Strategy & structural dimensions--a comparative study of four industries.

AuthorGupta, Bindu
PositionBy Contribution - Abstract


Organization Structure is a dynamic element which can change over time as a consequence of new organizational and environmental conditions. It reflects the way in which information and knowledge are distributed within an organization and it substantially influences the distribution and coordination of the company's resources, the communication processes and the social interaction between organizational members (Chen & Huang, 2007). It can be frequently customized so that staff could have access to and acquire new and varied knowledge that would help them to overcome a range of problems, fluctuations and diverse situations (Lloria, 2007). Studies (e.g., Dodgson, 1993; Fiol & Lyles, 1985) also have suggested that structures have an influence on the organization's learning ability. Researchers further suggest that organizational personnel are meaningless unless some type of structure is used to assign people to tasks and connect the activities of different people or functions (Denison, 2000; Drucker, 1974).

Organizational structure may obstruct or support the capacity of the organization to adapt, innovate or improve its ability to add value for its customers and to its performance. One of the purposes of the study was to understand the organizational strategy and structure in Indian organizations belonging to different industry segments. It also examines the relationship between strategy and structure. Although, there have been rich theoretical and empirical descriptions about structure and strategy (e.g., Schaffer & Litschert, 1990; Tse, 1991), this study intends to examine it further in the Indian context. The rationale behind are that the Indian culture is different from the western culture. Research suggests that when national and organizational cultures come into conflict, the national culture is likely to dominate (Hofstede, 1980; Pang et al., 1998).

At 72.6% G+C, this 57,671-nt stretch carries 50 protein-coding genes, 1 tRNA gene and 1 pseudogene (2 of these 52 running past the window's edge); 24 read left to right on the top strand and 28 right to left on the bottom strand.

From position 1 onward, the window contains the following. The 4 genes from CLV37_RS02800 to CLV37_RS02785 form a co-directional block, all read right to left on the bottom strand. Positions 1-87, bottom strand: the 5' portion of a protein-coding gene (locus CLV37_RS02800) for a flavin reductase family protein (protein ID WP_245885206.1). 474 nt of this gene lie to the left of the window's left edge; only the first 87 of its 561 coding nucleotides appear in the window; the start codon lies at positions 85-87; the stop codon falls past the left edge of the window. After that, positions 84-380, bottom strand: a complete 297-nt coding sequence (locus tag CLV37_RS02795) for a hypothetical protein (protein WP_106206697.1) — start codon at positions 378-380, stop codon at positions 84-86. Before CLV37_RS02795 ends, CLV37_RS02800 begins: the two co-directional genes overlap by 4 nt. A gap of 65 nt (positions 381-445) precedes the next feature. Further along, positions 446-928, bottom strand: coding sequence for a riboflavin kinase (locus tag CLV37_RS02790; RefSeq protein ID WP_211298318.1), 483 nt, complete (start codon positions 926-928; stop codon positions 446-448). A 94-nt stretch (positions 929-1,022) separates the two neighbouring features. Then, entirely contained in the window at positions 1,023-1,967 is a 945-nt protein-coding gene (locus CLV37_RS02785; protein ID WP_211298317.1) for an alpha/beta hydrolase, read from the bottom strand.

Peters and Waterman (1982) and others reported that organizations in the United States (US) are influenced by national cultural values: there have been focus on open and honest communication and teamwork and staff are being empowered to make decisions (Mwaura et al., 1998). Hofstede (1980) found that in cultures with high power distance relationships, employees have limited expectations for participation in decision making. Given such cultural considerations, the findings pertaining to the relationships between strategic orientation, organization structure and performance may not apply in the Indian cultural context, as Indian culture has been rated high on power distance and also differ on other value dimensions from US culture.

Organizational Structure

Child (1972) defined organizational structure as "the formal allocation of work roles and the administrative mechanisms to control and integrate work activities including those which cross formal organizational boundaries". Daft (1998) stated that organization structure determines the formal reporting communications and represents the levels which exist in administrative hierarchy and also specifies the extent of the managers' control. The people's formal communications, job status in an organization, the extent of accessing information, job descriptions, resource allocation, rules and regulations, compliance and implementing the rules, co-ordination between the activities, depend on designing organizational structure (Ergenli et. al., 2007). To understand the organizational structure, number of structural dimensions has been identified in various studies. Among the many structural dimensions, formalization, integration, centralization and complexity are commonly used in describing structural characteristics.